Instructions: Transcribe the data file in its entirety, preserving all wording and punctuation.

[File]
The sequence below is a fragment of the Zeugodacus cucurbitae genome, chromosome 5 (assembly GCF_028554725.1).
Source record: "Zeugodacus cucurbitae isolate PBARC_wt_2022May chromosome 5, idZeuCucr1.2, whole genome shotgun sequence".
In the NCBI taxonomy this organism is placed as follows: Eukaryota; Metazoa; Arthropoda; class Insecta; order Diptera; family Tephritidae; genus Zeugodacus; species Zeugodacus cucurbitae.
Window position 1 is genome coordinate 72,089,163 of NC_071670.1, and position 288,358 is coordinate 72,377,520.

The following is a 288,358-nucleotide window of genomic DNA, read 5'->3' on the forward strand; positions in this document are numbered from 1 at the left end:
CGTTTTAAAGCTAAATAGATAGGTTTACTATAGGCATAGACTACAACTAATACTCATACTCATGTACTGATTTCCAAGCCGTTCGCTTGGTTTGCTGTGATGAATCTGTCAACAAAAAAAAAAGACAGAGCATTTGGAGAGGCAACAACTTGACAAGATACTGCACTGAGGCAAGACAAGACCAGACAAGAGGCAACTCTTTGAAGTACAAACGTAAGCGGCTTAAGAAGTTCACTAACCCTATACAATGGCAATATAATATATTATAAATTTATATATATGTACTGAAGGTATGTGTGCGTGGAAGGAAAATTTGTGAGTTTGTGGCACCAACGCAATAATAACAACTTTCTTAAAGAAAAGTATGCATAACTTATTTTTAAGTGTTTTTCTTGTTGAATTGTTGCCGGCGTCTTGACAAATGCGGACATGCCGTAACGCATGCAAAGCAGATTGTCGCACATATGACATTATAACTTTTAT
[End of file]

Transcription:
The sequence below is a fragment of the Zeugodacus cucurbitae genome, chromosome 5 (assembly GCF_028554725.1).
Source record: "Zeugodacus cucurbitae isolate PBARC_wt_2022May chromosome 5, idZeuCucr1.2, whole genome shotgun sequence".
In the NCBI taxonomy this organism is placed as follows: Eukaryota; Metazoa; Arthropoda; class Insecta; order Diptera; family Tephritidae; genus Zeugodacus; species Zeugodacus cucurbitae.
Window position 1 is genome coordinate 72,089,163 of NC_071670.1, and position 288,358 is coordinate 72,377,520.

The following is a 288,358-nucleotide window of genomic DNA, read 5'->3' on the forward strand; positions in this document are numbered from 1 at the left end:
CGTTTTAAAGCTAAATAGATAGGTTTACTATAGGCATAGACTACAACTAATACTCATACTCATGTACTGATTTCCAAGCCGTTCGCTTGGTTTGCTGTGATGAATCTGTCAACAAAAAAAAAAGACAGAGCATTTGGAGAGGCAACAACTTGACAAGATACTGCACTGAGGCAAGACAAGACCAGACAAGAGGCAACTCTTTGAAGTACAAACGTAAGCGGCTTAAGAAGTTCACTAACCCTATACAATGGCAATATAATATATTATAAATTTATATATATGTACTGAAGGTATGTGTGCGTGGAAGGAAAATTTGTGAGTTTGTGGCACCAACGCAATAATAACAACTTTCTTAAAGAAAAGTATGCATAACTTATTTTTAAGTGTTTTTCTTGTTGAATTGTTGCCGGCGTCTTGACAAATGCGGACATGCCGTAACGCATGCAAAGCAGATTGTCGCACATATGACATTATAACTTTTAT